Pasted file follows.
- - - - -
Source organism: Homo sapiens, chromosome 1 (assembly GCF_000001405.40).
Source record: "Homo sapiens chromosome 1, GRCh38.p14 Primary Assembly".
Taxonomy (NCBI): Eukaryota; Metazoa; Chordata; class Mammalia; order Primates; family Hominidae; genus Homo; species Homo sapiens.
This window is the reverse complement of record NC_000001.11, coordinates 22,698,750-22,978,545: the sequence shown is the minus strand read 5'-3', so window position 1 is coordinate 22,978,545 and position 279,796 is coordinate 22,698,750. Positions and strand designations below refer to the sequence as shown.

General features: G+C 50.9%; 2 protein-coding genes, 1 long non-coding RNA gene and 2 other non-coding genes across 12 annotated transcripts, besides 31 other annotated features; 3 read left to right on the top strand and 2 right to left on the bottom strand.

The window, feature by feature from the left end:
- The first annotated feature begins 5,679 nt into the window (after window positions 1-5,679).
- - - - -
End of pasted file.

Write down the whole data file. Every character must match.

Source organism: Homo sapiens, chromosome 1 (assembly GCF_000001405.40).
Source record: "Homo sapiens chromosome 1, GRCh38.p14 Primary Assembly".
Taxonomy (NCBI): Eukaryota; Metazoa; Chordata; class Mammalia; order Primates; family Hominidae; genus Homo; species Homo sapiens.
This window is the reverse complement of record NC_000001.11, coordinates 22,698,750-22,978,545: the sequence shown is the minus strand read 5'-3', so window position 1 is coordinate 22,978,545 and position 279,796 is coordinate 22,698,750. Positions and strand designations below refer to the sequence as shown.

General features: G+C 50.9%; 2 protein-coding genes, 1 long non-coding RNA gene and 2 other non-coding genes across 12 annotated transcripts, besides 31 other annotated features; 3 read left to right on the top strand and 2 right to left on the bottom strand.

The window, feature by feature from the left end:
- The first annotated feature begins 5,679 nt into the window (after window positions 1-5,679).